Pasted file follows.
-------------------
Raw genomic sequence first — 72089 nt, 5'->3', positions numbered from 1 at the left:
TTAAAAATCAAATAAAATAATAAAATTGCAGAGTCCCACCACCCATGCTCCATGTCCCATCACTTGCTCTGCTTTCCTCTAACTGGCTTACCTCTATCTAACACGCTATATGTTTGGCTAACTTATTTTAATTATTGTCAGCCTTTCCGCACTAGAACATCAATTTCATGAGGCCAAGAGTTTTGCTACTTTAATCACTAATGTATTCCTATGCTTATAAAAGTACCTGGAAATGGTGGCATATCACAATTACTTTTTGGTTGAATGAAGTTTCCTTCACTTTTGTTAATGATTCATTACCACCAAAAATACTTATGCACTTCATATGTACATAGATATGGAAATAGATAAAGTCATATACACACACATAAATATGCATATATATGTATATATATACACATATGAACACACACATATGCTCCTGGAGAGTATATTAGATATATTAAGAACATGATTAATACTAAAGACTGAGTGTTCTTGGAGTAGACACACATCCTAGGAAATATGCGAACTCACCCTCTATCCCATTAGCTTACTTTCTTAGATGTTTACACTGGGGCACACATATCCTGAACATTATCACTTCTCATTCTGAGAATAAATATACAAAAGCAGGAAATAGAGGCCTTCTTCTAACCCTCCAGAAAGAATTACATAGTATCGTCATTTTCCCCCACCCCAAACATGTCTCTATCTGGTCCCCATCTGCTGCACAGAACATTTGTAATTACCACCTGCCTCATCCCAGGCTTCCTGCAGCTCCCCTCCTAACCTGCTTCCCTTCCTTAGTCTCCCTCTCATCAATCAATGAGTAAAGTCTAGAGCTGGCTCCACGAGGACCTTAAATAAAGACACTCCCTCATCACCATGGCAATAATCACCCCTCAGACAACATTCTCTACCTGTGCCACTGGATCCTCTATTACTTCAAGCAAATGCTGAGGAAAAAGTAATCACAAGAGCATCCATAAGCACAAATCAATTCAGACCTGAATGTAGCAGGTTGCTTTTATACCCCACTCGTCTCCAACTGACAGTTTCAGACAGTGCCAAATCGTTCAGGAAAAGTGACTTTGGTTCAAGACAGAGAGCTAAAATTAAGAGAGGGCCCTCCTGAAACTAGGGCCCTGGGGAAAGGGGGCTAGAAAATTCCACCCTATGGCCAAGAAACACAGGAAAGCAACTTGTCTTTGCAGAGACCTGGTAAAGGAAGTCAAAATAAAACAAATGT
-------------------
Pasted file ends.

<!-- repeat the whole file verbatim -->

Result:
Raw genomic sequence first — 72089 nt, 5'->3', positions numbered from 1 at the left:
TTAAAAATCAAATAAAATAATAAAATTGCAGAGTCCCACCACCCATGCTCCATGTCCCATCACTTGCTCTGCTTTCCTCTAACTGGCTTACCTCTATCTAACACGCTATATGTTTGGCTAACTTATTTTAATTATTGTCAGCCTTTCCGCACTAGAACATCAATTTCATGAGGCCAAGAGTTTTGCTACTTTAATCACTAATGTATTCCTATGCTTATAAAAGTACCTGGAAATGGTGGCATATCACAATTACTTTTTGGTTGAATGAAGTTTCCTTCACTTTTGTTAATGATTCATTACCACCAAAAATACTTATGCACTTCATATGTACATAGATATGGAAATAGATAAAGTCATATACACACACATAAATATGCATATATATGTATATATATACACATATGAACACACACATATGCTCCTGGAGAGTATATTAGATATATTAAGAACATGATTAATACTAAAGACTGAGTGTTCTTGGAGTAGACACACATCCTAGGAAATATGCGAACTCACCCTCTATCCCATTAGCTTACTTTCTTAGATGTTTACACTGGGGCACACATATCCTGAACATTATCACTTCTCATTCTGAGAATAAATATACAAAAGCAGGAAATAGAGGCCTTCTTCTAACCCTCCAGAAAGAATTACATAGTATCGTCATTTTCCCCCACCCCAAACATGTCTCTATCTGGTCCCCATCTGCTGCACAGAACATTTGTAATTACCACCTGCCTCATCCCAGGCTTCCTGCAGCTCCCCTCCTAACCTGCTTCCCTTCCTTAGTCTCCCTCTCATCAATCAATGAGTAAAGTCTAGAGCTGGCTCCACGAGGACCTTAAATAAAGACACTCCCTCATCACCATGGCAATAATCACCCCTCAGACAACATTCTCTACCTGTGCCACTGGATCCTCTATTACTTCAAGCAAATGCTGAGGAAAAAGTAATCACAAGAGCATCCATAAGCACAAATCAATTCAGACCTGAATGTAGCAGGTTGCTTTTATACCCCACTCGTCTCCAACTGACAGTTTCAGACAGTGCCAAATCGTTCAGGAAAAGTGACTTTGGTTCAAGACAGAGAGCTAAAATTAAGAGAGGGCCCTCCTGAAACTAGGGCCCTGGGGAAAGGGGGCTAGAAAATTCCACCCTATGGCCAAGAAACACAGGAAAGCAACTTGTCTTTGCAGAGACCTGGTAAAGGAAGTCAAAATAAAACAAATGT